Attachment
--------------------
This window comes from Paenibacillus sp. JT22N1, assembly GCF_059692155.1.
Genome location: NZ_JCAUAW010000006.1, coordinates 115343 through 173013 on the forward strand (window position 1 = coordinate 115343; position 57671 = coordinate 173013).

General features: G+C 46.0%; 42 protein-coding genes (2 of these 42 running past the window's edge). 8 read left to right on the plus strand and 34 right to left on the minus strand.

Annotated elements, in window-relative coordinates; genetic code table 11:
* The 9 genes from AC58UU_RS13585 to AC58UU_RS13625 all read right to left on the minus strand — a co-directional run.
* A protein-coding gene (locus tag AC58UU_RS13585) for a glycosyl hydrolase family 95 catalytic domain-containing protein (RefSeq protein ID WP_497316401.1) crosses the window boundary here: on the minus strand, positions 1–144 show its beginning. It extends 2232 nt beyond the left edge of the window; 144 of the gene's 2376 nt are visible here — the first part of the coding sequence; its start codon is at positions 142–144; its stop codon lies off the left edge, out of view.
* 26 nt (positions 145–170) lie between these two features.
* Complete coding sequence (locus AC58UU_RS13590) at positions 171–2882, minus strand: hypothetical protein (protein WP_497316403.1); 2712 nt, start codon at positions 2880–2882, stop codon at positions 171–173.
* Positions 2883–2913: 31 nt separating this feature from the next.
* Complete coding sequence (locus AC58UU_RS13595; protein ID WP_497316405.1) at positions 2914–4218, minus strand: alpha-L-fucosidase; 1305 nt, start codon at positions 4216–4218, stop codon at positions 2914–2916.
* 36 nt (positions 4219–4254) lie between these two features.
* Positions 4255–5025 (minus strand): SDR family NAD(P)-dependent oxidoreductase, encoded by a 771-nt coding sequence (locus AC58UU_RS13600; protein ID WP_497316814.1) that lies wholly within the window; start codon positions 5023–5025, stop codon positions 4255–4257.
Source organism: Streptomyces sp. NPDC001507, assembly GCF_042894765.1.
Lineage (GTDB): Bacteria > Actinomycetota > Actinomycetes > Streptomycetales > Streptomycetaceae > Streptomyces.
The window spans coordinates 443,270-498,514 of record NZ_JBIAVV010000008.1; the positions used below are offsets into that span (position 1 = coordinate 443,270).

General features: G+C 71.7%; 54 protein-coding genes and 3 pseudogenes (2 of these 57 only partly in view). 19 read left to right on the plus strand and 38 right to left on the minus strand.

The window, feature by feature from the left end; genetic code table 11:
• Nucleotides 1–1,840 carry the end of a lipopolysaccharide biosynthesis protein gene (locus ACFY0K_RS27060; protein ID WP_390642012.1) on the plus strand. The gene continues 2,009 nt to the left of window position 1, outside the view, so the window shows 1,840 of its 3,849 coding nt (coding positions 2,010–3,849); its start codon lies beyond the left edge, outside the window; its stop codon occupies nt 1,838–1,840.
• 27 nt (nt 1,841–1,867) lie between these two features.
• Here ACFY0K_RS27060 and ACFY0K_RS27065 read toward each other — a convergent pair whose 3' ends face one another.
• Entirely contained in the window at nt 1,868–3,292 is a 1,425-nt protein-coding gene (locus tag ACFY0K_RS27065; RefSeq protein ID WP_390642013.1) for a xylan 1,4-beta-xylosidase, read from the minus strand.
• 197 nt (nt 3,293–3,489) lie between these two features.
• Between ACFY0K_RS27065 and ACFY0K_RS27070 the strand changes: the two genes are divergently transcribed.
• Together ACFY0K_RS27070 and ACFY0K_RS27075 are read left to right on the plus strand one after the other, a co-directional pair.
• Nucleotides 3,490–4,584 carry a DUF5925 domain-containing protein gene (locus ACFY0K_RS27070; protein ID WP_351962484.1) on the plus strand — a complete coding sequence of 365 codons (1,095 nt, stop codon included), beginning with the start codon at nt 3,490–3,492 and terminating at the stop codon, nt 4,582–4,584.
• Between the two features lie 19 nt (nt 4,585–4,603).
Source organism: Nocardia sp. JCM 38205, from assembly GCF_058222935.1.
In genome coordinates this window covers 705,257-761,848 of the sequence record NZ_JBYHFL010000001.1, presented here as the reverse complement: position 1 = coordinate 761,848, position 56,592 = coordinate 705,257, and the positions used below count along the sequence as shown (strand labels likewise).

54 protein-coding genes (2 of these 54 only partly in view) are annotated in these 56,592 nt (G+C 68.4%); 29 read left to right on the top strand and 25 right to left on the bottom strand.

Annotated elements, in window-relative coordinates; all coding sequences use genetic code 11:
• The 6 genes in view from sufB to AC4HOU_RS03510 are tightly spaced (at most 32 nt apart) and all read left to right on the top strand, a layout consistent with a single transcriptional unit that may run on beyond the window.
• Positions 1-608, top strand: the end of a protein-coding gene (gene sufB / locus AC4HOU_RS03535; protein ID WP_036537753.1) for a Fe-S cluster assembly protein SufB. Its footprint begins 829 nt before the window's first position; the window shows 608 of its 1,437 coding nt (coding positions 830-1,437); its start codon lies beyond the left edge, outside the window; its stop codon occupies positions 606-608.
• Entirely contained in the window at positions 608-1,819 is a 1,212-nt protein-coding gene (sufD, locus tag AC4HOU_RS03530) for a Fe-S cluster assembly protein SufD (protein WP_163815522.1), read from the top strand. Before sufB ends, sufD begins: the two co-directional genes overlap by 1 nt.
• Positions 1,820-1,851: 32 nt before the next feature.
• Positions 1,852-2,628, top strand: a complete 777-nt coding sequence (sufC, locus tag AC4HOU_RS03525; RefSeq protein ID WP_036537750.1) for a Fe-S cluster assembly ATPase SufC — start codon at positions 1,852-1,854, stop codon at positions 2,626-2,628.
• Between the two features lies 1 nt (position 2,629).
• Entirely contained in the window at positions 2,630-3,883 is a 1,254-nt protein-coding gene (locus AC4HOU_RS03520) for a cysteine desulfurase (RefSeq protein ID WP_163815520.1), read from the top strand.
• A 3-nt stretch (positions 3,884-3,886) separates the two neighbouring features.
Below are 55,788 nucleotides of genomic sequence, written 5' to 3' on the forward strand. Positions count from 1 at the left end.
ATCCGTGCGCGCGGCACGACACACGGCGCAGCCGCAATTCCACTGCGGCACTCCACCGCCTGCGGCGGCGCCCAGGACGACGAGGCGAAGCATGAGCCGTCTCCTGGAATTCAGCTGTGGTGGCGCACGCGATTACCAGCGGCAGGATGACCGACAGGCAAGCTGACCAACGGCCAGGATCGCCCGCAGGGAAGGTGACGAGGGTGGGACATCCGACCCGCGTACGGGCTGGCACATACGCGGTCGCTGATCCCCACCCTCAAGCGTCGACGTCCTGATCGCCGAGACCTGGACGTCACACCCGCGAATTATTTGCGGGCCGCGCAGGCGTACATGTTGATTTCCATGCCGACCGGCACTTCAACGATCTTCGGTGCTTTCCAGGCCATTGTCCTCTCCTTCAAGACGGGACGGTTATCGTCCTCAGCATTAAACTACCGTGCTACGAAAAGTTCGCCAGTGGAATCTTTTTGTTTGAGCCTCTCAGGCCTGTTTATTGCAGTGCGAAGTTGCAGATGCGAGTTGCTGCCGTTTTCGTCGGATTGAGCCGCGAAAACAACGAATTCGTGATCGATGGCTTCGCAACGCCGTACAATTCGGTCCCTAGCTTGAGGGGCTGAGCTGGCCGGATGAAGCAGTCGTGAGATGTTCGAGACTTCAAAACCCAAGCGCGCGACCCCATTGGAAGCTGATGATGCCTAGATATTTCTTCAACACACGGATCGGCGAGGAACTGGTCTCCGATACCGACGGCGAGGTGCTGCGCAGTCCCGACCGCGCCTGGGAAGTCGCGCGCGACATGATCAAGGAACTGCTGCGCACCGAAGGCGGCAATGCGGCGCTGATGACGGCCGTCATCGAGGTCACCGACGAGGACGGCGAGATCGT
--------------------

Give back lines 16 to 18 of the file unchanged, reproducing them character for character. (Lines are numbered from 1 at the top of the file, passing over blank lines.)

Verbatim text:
General features: G+C 71.7%; 54 protein-coding genes and 3 pseudogenes (2 of these 57 only partly in view). 19 read left to right on the plus strand and 38 right to left on the minus strand.

The window, feature by feature from the left end; genetic code table 11:
• Nucleotides 1–1,840 carry the end of a lipopolysaccharide biosynthesis protein gene (locus ACFY0K_RS27060; protein ID WP_390642012.1) on the plus strand. The gene continues 2,009 nt to the left of window position 1, outside the view, so the window shows 1,840 of its 3,849 coding nt (coding positions 2,010–3,849); its start codon lies beyond the left edge, outside the window; its stop codon occupies nt 1,838–1,840.